Hehe, I’m old enough to remember when Japan was “the bad guy” and Iran was “the good guy” under the sham Shah. I’ve watched the propaganda machine switch gears pretty often, but I’ve never seen it turned off.

      The propaganda machine will be spinning the Japan story – it’s just not yet clear how the story will be told. Will it be “the gallant Fukushima 50 struggling to save mankind (April 2011)” or
      “those backward Asians who need American know-how to fix their nuclear problems (December 2011)” or something else?


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      • or-well

        @aigeezer,

        ok quickly,

        still individuals BUT more isolated from one another, more dependent on the “nanny state”, more turned against one another.

        Divide and conquer.

        The marlboro man as long as he doesn’t dissent. The rugged individualist goes shopping and votes for whatever tentacle of the squid gets the best grip on his pre-digested opinions (no facts please) served up by the persuasion machine.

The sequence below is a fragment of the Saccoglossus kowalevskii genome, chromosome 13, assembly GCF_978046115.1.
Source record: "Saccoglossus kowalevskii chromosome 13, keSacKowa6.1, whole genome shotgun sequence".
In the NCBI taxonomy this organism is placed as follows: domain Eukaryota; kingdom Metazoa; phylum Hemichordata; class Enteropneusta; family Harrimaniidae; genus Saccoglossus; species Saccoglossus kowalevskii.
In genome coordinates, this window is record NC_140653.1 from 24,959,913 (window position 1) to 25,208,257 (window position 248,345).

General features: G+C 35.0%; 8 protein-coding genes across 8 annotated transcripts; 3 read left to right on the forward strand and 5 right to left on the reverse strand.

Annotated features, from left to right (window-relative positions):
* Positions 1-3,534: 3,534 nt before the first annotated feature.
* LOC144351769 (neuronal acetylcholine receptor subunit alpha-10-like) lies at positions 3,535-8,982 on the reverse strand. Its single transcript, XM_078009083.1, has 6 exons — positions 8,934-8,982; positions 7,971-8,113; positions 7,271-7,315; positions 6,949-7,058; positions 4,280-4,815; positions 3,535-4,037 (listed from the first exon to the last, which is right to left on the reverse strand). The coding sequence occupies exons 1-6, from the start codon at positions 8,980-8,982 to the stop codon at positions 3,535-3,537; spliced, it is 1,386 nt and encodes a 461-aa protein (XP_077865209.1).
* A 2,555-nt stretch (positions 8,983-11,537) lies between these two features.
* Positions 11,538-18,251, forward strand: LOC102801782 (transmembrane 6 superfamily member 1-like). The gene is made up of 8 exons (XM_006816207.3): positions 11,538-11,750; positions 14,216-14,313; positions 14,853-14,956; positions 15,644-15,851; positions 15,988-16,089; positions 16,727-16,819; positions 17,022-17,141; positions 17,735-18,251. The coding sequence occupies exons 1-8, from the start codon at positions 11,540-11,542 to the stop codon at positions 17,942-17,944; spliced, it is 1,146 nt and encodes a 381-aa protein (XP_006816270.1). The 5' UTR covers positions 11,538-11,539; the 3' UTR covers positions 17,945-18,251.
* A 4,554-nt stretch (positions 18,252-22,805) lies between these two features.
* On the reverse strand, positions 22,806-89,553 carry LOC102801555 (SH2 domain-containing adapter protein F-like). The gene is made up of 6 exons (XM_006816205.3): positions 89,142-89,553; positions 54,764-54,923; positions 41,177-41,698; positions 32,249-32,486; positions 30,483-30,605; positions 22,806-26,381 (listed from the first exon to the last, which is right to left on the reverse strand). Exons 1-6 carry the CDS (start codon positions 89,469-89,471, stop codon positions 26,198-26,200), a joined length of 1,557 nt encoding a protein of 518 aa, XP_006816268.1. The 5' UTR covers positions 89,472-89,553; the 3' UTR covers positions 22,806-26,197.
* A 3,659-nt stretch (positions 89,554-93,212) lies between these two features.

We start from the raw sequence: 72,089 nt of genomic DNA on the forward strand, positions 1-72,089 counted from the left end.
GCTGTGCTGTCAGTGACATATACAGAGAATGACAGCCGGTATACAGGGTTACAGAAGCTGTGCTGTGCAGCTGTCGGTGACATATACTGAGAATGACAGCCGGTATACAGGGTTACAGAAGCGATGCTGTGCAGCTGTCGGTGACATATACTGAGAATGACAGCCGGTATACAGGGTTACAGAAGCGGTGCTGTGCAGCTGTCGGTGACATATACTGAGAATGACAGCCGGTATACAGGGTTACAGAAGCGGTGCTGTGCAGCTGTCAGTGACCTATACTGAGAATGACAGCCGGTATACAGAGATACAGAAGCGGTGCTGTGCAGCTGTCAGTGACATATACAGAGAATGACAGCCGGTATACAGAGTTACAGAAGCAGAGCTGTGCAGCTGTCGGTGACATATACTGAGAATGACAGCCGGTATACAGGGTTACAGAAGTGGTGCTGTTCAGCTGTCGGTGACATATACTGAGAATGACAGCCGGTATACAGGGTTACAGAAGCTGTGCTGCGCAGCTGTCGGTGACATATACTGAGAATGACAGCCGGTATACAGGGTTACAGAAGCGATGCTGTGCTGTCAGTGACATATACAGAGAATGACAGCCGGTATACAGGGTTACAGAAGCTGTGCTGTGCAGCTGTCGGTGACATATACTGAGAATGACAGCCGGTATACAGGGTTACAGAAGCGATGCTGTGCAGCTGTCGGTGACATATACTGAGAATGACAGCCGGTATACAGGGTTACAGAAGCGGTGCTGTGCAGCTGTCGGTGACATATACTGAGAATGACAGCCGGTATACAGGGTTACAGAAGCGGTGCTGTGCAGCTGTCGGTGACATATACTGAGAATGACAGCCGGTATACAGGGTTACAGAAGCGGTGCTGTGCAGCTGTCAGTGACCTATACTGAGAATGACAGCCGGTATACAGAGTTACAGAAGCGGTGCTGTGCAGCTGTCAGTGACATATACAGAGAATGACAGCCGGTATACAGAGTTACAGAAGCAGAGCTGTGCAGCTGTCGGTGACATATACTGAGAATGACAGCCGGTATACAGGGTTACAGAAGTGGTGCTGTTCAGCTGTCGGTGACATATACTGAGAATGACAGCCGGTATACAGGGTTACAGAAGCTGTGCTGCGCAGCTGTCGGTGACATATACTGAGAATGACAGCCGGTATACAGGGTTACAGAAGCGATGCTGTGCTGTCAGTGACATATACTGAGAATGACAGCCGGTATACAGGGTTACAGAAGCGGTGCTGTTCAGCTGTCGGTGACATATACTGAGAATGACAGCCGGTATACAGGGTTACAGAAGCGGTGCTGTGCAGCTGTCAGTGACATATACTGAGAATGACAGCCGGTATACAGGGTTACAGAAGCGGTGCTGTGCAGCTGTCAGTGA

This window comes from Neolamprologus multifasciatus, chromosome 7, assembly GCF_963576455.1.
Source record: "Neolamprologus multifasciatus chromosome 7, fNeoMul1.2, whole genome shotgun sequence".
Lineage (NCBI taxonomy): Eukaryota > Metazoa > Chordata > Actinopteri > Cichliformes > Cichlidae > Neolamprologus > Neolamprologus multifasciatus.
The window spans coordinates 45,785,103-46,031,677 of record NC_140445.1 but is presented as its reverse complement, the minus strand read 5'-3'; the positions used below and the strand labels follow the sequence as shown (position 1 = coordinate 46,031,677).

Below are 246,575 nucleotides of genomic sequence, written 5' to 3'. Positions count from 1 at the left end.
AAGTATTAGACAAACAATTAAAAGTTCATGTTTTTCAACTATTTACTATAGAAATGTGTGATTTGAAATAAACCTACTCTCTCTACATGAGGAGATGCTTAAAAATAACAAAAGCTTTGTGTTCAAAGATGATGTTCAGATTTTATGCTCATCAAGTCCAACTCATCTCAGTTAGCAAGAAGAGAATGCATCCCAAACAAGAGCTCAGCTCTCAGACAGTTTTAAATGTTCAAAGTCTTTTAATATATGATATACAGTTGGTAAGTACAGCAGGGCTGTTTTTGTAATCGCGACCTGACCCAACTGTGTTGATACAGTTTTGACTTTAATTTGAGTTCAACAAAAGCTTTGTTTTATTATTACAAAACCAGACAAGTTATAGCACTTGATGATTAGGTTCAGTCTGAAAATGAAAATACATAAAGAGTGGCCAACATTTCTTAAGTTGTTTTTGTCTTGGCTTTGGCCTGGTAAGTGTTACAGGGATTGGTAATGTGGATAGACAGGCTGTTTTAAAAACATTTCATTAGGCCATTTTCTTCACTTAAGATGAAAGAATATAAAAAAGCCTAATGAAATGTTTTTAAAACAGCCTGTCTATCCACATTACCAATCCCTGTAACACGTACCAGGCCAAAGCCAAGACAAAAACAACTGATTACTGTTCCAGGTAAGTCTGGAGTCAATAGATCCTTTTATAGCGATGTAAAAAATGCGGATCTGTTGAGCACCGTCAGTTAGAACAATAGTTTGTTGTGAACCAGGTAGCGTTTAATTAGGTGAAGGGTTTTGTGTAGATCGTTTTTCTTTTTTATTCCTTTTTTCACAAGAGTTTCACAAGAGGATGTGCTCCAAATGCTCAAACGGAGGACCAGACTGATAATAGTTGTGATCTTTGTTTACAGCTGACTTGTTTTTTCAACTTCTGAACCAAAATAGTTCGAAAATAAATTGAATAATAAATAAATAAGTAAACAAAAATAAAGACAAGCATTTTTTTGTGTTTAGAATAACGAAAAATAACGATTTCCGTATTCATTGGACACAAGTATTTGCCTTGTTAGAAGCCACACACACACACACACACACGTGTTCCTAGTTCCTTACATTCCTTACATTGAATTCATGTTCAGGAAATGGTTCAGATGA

I’m old enough to remember the Belgian Congo and Kwame Nkruma (sp?). Just popped into my head….

        Have a fine day All.


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    • GreenParis

      There are many interesting books about the Japanese character/personality/culture, mainly written by foreigners.
      A Japanese medical doctor who has lived for many years in the USA (where he became a psychoanalyst), before returning to Japan and experiencing a huge culture shock (he had become free in America), has written interesting books and articles. His name is Masao Miyamoto :
      http://en.wikipedia.org/wiki/Masao_Miyamoto
      I recommend his only book translated into English, Straitjacket Society: An Insider’s Irreverent View of Bureaucratic Japan :